Another chapter in the life of Sharif

By now the rescued Navajo pony, aka finely bred Crabbet or Polish Arab gelding, Sharif, now the beloved horse of Cindy Roper in Cerrillos, is well ensconced in his new home. August 17 marked his one month anniversary in Cerrillos. If this is your first introduction to this story, please see Beyond the Rescue for the background story to bring you up to date, which also includes a reference to Leta Worthington’s wonderful story about his history, Blotched Botched or Blessing – One Indian Pony’s Amazing Journey – or at least as much as we know about it so far.

Cindy & Sharif
[Catherine Sobredo Photography]

Working with the tail also releases the ribcage. Sharif’s spine has come up markedly in the two weeks since I worked on him last.
[Catherine Sobredo Photography]

Although Sharif came with some physical problems, his lifestyle is quickly supporting him in getting well. You can tell Sharif feels very at home now. I felt joy in him this time and really saw a bit more of his personality. I’m delighted to see he is holding my work from two weeks before in the following areas: his spine, which had lost its connection with the ligamentous attachments is now filling out a lot and shows that the ligaments are supporting the vertebra now. The poll is holding pretty well with only a minor adjustment. What was also really wonderful was to see that the atrophy in his gluteal muscles has almost resolved, probably as a result of being able to move freely over 10 acres of rocky New Mexico high desert on a daily basis. His nostrils are now much more relaxed which shows me he is not in significant pain. I think a lot of that nostril wrinkling was a result of tubing from a colic he had just before Cindy got him home. Also the swelling from the intestinal tap has gone way down to almost nothing.

Instead of lifting Sharif’s legs, I did some point work on his hocks.
[Catherine Sobredo Photography]
He was more jumpy this time about my handling his hind legs and the left foreleg. The farrier who saw him three days after he got home said he wouldn’t work on his feet yet. Sharif sticks his hind legs out laterally and shakes them when anyone attempts to pick up a foot, but he also does that randomly when no one is anywhere near his hind legs.

Working with Sharif’s hind legs has been a challenge.
[Catherine Sobredo Photography]
I did a lot of work with the hindquarters and connecting them up to the rest of the body. He seeks work there so he keeps presenting his hindquarters to me or to Cindy to work with. The hind end work informs the legs. Toward the end of the session, I did get to work on the hind legs, but I didn’t lift them. I worked on the hocks and hamstrings. I was able to lift the left foreleg. My work, Ortho-Bionomy and Equine Positional Release, use the principle of “going in the direction of ease,” rather than trying to force the body to adjust or make a change we might think it is supposed to. The body is then more willing to make corrections itself.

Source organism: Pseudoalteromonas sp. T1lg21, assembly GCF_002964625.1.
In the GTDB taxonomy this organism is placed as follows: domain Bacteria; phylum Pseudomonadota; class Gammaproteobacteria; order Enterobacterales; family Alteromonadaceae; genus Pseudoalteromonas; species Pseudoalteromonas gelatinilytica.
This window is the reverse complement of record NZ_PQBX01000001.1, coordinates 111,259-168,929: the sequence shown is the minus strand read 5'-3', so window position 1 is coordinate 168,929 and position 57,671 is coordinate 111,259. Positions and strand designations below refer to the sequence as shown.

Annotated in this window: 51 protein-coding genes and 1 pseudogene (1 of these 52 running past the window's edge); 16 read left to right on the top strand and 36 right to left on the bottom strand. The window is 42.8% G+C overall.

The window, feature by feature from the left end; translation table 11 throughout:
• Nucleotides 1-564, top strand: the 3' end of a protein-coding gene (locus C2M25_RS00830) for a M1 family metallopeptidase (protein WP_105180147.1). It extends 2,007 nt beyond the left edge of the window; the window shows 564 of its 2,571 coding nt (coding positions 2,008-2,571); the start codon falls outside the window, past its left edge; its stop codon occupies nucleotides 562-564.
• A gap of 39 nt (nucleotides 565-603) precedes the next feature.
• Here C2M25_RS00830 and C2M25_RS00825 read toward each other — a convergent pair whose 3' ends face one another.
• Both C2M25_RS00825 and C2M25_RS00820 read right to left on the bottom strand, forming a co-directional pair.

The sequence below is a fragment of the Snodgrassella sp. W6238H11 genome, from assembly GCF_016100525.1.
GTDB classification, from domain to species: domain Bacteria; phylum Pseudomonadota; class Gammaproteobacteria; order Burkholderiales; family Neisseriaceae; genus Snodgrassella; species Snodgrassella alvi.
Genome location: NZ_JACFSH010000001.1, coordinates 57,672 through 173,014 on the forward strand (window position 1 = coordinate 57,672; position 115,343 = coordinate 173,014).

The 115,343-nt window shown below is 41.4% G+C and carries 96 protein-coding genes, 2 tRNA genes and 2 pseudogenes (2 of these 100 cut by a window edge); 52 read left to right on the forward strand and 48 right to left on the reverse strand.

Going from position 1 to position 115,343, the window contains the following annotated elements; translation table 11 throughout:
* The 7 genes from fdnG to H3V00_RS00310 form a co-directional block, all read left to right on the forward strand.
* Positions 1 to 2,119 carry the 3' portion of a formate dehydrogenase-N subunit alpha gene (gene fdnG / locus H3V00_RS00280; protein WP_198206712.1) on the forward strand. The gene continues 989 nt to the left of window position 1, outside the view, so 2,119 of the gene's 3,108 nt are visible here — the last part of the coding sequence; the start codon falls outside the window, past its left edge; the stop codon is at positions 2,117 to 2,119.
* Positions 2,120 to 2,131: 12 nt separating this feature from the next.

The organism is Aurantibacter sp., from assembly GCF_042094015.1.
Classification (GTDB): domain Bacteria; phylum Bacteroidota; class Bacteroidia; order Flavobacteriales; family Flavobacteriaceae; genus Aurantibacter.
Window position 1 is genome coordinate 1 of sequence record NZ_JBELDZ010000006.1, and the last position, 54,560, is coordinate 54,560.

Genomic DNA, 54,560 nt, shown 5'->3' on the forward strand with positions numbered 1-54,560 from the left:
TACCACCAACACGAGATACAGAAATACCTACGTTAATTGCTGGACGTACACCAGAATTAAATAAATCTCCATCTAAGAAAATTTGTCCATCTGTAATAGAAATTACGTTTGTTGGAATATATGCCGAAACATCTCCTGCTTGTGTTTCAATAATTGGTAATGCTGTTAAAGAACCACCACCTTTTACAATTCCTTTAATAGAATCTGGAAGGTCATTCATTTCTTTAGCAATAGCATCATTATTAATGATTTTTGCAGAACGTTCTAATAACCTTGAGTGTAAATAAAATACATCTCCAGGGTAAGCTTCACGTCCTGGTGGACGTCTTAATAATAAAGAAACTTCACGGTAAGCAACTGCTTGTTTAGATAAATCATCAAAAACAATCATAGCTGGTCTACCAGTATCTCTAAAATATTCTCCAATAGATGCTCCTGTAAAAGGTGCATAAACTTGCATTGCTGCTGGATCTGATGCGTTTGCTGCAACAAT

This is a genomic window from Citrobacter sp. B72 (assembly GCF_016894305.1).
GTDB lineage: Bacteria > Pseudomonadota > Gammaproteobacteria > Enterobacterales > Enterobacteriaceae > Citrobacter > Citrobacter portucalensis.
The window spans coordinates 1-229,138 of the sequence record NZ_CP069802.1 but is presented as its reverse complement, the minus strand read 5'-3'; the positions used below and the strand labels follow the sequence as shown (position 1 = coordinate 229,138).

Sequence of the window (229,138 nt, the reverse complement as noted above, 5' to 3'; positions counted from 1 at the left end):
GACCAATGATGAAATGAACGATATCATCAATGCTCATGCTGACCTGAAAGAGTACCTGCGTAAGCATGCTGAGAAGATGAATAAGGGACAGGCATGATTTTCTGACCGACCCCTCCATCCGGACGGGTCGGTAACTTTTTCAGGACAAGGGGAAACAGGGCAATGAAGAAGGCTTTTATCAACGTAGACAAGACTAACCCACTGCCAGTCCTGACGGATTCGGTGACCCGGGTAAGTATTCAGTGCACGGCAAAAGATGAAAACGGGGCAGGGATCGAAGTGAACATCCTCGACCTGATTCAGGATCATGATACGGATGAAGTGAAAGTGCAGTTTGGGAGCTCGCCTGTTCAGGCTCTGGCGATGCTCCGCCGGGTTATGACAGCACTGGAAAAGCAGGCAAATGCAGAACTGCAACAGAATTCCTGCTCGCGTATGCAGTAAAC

We also noticed a faint brand on the rib cage on the left side. When I’d seen this before I had thought it was old rib damage, and upon closer inspection it looks like a brand, although no hair has come off. Either way, it makes no sense why anyone would brand a horse on the sensitive bony structure rather than on heavy muscle, which is where most brands are placed. I think there is still rib damage there and other places on the ribs. It’s very common for horses to break, injure or displace ribs in their lifetimes.

I gave Cindy some exercises to help Sharif access his hind legs and keep the self-corrective process engaged.

While we’re seeing some beautiful change in the structure, change is also going on at a systemic level. Organs, lymphatic fluids, blood and tissues are all coming to life in him and helping him use nourishment more efficiently. The body is an amazing organism. We have to remember it has taken Sharif a long time to get into the condition he was in by the time he was rescued, and it will take a fair amount of time to restore his health. He will probably surprise everyone with how well he heals, however, because he has responded so well and so quickly so far.

Atrophy in the gluteal muscles is almost gone.
[Catherine Sobredo Photography]
Just got a newsflash from Cindy: “I am thrilled to report that within the past few days I have only seen Sharif do the ‘lift leg and vibrate it deal’ once. I take this to be a very good sign!!! I’ve been working with his hind legs, and he hasn’t done it then.”

Catherine Sobredo Photography

You know Sharif is feeling better because he exudes a new self-confidence. His eyes are clearing, now just a hint of sadness, but it is more distant. He’s even a little bit of a ham and a flirt, very happy to have an audience and people telling him how handsome he is. Even the beautiful Miss Nova, Sharif’s stablemate, is beginning to change how she relates to him. Where once she couldn’t stand him, she has moved to haughty tolerance.

Sharif after a session. Photo by Cindy Roper

13 thoughts on “Another chapter in the life of Sharif

  1. This is so beautiful it makes me cry. I am so happy for you and Sharif. His progress is so wonderful and inspiring. How fortnate to have such wonderful pwoplw to work with his healing process. No wonder he is getting well with all this loving attention. Can’t wait to hear more. Janine

    1. Thanks Aunt Janine! You really MUST come visit! I think you’d feel very at peace here (although I don’t have a pool, but I’d buy a kiddie pool to stick your feet in while you’re here!! haha)

      1. I am awaiting your next treatment with baited breath Susan!! I’m really anxious to find out if he’s continued to progress or has digressed due to the limited riding…..

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